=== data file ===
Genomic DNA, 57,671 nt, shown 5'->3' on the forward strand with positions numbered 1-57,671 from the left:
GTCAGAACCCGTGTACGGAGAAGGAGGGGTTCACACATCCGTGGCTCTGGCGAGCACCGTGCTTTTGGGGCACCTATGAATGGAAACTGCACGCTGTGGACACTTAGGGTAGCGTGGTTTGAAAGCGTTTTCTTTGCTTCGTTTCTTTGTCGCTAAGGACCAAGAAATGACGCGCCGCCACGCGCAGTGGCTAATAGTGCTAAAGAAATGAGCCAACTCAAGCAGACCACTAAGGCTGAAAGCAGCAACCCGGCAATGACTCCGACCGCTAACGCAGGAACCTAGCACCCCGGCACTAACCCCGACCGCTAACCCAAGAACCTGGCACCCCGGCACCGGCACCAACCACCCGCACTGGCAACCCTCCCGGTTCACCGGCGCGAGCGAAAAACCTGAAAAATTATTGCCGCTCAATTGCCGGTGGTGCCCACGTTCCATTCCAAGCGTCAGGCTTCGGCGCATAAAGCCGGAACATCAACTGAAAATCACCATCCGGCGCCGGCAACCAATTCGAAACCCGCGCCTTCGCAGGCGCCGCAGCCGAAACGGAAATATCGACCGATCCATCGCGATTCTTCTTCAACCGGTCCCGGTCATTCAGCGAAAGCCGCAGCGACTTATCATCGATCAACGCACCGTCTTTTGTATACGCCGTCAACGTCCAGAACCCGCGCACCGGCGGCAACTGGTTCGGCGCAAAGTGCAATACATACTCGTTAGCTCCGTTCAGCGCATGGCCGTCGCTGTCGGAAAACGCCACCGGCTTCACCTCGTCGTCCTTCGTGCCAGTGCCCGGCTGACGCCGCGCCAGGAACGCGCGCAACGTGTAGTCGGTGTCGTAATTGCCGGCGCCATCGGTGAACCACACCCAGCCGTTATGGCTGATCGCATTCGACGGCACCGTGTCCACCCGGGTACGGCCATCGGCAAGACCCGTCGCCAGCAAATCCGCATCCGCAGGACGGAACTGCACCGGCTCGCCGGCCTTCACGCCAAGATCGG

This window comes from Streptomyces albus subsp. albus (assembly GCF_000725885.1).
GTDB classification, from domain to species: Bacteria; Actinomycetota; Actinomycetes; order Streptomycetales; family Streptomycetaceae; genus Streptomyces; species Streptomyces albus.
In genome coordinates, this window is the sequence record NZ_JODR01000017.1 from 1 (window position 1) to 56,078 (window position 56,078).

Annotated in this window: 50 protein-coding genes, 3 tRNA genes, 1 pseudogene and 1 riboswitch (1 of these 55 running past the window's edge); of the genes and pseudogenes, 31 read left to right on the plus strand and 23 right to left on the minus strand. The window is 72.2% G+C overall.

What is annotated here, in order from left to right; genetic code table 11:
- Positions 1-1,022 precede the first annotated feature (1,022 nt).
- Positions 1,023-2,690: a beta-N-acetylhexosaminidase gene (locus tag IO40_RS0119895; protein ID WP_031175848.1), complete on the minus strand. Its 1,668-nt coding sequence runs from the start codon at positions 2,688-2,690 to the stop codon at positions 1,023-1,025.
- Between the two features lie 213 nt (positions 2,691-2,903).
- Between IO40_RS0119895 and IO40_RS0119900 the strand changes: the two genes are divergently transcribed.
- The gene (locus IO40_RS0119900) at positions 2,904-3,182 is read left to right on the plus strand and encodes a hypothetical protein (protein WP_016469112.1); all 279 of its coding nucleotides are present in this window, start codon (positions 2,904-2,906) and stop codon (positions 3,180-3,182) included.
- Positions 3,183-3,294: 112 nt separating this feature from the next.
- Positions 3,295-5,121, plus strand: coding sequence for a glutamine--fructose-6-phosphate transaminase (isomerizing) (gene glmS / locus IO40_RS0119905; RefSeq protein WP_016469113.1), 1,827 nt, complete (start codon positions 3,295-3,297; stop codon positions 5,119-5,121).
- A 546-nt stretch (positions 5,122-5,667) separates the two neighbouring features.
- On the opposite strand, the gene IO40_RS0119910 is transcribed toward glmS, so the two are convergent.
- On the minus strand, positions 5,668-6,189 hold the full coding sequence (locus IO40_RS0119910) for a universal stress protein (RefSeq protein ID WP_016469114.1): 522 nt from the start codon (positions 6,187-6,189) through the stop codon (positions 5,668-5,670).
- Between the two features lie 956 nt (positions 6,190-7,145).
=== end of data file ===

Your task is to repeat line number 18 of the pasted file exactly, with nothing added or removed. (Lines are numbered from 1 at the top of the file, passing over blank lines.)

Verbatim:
- Between the two features lie 956 nt (positions 6,190-7,145).